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Discussion Starter · #1 ·
I have noticed that many of the high priced OEM cables and power cords have ferrites on them. Being in the electronics industry I know that ferrite chokes are fairly cheap so I was wondering if anyone here has used them on DIY cables. I am going to add them to the PCs of my equipment but was also thinking of putting them on the component cables and audio cables as well.


Thoughts?
 

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Quote:
Being in the electronics industry I know that ferrite chokes are fairly cheap
Why do you want then on your video cables? Too much of the high frequencies getting through to the monitor?
 

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Discussion Starter · #3 ·
Quote:
Originally posted by tvtech1
Why do you want then on your video cables? Too much of the high frequencies getting through to the monitor?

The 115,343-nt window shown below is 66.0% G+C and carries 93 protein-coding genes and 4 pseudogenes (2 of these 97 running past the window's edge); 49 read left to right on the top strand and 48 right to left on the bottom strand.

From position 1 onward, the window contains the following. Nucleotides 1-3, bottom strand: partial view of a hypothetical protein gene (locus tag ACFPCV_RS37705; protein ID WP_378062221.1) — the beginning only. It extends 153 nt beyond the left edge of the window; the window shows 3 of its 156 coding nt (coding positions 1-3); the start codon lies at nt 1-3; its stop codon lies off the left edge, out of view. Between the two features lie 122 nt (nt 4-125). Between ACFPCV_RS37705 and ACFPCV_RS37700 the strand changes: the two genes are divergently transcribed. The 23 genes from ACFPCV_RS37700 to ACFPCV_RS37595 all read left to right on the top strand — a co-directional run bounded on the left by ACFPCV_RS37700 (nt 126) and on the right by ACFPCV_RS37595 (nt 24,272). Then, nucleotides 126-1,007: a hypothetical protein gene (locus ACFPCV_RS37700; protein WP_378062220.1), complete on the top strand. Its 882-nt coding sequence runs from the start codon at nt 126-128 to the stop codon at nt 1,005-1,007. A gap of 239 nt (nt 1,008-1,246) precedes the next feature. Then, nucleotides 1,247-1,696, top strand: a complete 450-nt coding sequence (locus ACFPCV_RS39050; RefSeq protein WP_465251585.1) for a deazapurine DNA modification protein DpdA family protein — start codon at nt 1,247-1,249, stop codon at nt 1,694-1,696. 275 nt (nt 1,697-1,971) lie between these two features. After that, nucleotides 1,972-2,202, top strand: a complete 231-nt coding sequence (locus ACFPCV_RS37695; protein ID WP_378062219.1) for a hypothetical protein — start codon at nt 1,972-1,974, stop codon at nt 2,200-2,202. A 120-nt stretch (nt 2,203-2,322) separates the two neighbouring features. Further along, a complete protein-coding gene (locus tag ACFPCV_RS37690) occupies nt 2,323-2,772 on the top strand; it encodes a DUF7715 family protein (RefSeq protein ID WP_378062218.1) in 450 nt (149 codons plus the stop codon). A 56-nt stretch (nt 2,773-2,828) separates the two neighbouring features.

Just trying to eliminate any possible EMI/RFI. I have also heard that people have seen improvement in color saturation when this is done but it could be BS.
 

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Ferrite cores increase lump inductance, resulting in a reduction of high frequencies. These include RF noise as well as picture detail.

A reduction of high frequencies cannot increase colour saturation.
 

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Do these have an audible effect on audio cables?
 

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Quote:
Originally posted by tvtech1
Ferrite cores increase lump inductance, resulting in a reduction of high frequencies. These include RF noise as well as picture detail.

A reduction of high frequencies cannot increase colour saturation.
If the cable is shielded, then only currents on the outer surface of the shield (i.e. common mode currents) will be affected by the ferrite.


Common mode currents are bad. Period.


A ferrite on the outside of a shielded coax cable will have no effect on signals traveling inside that cable. (Which is why I can put a ferrite choke on my TV antenna cables and not see any reduction in signal strength, but see a reduction in interference.)


Ferrite is your friend. Use it in as many places as possible. (But keep it away from unshielded cables carrying high frequencies... But your video cables are shielded, right? :) )
 
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